“There are no obvious reasons why similar fields planted at about the same time should have such different kernel numbers and yield potential,” Nafziger explains. “The field with lower yield potential has a number of different hybrids and most seem to show some degree of the same problem, so hybrid doesn’t appear to be the main difference. Both fields emerged well and have had good uniformity and dark green leaves from the beginning.
“Variability in ear size and placement suggests that plant-to-plant competition began early and increased during vegetative growth, eventually showing up as non-uniform ear development and lower kernel numbers. Temperatures in May and June were warm and there was a lot of sunshine. Rainfall both months was near normal, but the latter half of June was dry, which could have meant more underground competition,” he says.
The crop appears to have used a lot of resources to grow the plant, including roots as they grew deeper during dry weather in the weeks before pollination. Uniformly warm air and soil temperatures and rapid growth during that period might have meant some diversion of sugars away from ear growth and kernel set, Nafziger says. “It’s also possible that uptake of water was slightly lower in some soils due to texture or root growth and uptake, and that the crop in such soils experienced a little more stress.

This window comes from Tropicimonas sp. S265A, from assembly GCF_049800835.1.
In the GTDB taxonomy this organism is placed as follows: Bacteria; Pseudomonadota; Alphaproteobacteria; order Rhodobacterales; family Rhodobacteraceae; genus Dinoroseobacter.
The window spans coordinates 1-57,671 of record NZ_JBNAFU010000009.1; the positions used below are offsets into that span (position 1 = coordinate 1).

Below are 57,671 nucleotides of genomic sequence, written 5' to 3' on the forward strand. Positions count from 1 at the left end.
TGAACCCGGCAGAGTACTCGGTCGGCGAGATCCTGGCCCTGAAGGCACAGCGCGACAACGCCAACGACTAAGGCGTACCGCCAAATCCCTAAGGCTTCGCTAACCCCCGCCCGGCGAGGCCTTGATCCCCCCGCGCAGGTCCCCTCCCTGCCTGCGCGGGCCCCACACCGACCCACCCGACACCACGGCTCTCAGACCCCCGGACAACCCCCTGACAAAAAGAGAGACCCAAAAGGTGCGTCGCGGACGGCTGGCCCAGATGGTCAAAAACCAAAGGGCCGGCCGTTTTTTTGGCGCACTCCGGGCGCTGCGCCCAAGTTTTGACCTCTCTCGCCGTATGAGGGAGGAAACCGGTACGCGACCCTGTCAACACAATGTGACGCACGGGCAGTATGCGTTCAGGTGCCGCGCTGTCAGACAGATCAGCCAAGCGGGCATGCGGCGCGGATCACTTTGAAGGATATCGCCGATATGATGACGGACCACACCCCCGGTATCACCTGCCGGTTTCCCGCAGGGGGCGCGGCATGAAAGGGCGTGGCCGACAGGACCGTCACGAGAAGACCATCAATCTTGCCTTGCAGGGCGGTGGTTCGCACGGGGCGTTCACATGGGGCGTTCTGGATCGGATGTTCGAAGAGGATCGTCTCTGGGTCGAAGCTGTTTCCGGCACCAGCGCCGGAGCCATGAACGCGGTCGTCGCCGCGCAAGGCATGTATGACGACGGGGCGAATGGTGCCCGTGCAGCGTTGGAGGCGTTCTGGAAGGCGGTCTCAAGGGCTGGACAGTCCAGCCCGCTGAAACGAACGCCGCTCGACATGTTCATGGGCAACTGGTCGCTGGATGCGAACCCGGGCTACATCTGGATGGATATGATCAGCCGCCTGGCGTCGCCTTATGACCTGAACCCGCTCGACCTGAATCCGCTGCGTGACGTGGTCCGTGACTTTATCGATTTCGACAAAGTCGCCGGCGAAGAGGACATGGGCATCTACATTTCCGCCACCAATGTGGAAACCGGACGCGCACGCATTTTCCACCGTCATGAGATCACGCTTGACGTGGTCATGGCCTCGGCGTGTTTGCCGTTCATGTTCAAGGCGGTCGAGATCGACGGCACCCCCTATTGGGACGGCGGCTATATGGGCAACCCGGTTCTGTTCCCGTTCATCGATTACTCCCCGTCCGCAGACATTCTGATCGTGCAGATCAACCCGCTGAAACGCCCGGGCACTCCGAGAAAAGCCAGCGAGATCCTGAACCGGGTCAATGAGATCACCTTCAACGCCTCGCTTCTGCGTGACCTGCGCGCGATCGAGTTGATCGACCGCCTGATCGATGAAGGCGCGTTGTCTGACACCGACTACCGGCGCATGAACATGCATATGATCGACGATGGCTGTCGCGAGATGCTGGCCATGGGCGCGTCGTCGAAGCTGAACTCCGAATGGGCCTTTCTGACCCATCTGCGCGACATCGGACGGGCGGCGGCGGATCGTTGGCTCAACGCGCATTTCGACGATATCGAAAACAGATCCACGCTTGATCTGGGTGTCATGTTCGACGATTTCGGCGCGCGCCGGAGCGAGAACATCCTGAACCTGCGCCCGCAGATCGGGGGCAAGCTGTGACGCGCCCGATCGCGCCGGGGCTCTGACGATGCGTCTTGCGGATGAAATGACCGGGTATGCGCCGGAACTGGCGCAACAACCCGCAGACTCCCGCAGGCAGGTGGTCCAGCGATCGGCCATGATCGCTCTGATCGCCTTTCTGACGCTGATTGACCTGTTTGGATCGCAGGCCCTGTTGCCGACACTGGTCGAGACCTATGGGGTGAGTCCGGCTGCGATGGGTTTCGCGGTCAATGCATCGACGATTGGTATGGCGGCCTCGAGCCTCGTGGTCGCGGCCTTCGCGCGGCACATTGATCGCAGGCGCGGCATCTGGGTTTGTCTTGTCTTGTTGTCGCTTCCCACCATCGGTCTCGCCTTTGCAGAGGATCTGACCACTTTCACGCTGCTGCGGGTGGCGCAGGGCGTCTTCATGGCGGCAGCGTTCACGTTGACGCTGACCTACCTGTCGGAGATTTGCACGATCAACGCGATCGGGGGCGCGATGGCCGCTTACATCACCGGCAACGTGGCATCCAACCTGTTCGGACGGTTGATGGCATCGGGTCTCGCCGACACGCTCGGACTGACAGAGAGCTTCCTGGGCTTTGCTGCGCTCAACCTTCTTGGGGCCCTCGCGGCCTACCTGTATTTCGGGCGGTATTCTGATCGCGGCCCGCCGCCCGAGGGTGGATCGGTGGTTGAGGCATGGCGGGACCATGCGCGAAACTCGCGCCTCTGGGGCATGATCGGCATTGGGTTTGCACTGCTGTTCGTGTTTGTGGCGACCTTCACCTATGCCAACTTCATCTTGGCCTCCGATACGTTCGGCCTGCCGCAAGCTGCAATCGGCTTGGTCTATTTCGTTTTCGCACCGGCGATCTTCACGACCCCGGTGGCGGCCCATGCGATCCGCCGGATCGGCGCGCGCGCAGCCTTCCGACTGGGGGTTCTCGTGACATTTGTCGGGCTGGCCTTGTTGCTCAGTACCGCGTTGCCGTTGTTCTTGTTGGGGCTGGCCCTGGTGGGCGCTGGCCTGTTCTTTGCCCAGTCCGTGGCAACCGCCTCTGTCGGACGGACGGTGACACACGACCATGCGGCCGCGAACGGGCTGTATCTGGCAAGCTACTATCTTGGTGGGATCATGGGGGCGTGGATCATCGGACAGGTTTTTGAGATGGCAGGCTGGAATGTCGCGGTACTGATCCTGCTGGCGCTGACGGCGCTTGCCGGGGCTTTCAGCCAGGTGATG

“Although we can’t do anything to change kernel numbers now, it is worthwhile to visit each field to note kernel number and other plant characteristics that can help explain what happened in different fields. While the Illinois corn crop condition overall remains good, some fields may have disappointing kernel numbers even on plants that continue to look very good. Note which hybrids show this, but given that this may be a one-time phenomenon, be cautious about discarding hybrids, especially those that have been top-yielding in the past,” he adds.
Palmer amaranth and non-crop environments
URBANA, Ill. - Palmer amaranth (Amaranthus palmeri) has garnered much attention recently in both academic discussions and popular press releases, and with good reason, says University of Illinois weed scientist, Aaron Hager.
Among the weedy species of Amaranthus, Palmer amaranth has the fastest growth rate and is the most competitive with the crops common to Midwest agronomic cropping systems, Hager explains. Soybean yield losses approaching 80 percent and corn yield losses exceeding 90 percent have been reported in the peer-reviewed scientific literature.
“While most concern focuses on Palmer amaranth in agronomic cropping systems, keep in mind that Palmer amaranth also can become established in non-crop areas,” Hager cautions. “Palmer amaranth populations in non-crop environments obviously do not compete with agronomic crops, but these established plants can produce seeds that ultimately find their way into crop production fields.”
Hager said that crop scientists recently verified the identification of a Palmer amaranth population growing in an area enrolled in the Pollinator Habitat Initiative of the Conservation Reserve Program. The origin of this population remains unknown, but some speculate the forb seed mixture purchased to sow the pollinator area might have been contaminated with Palmer amaranth seed.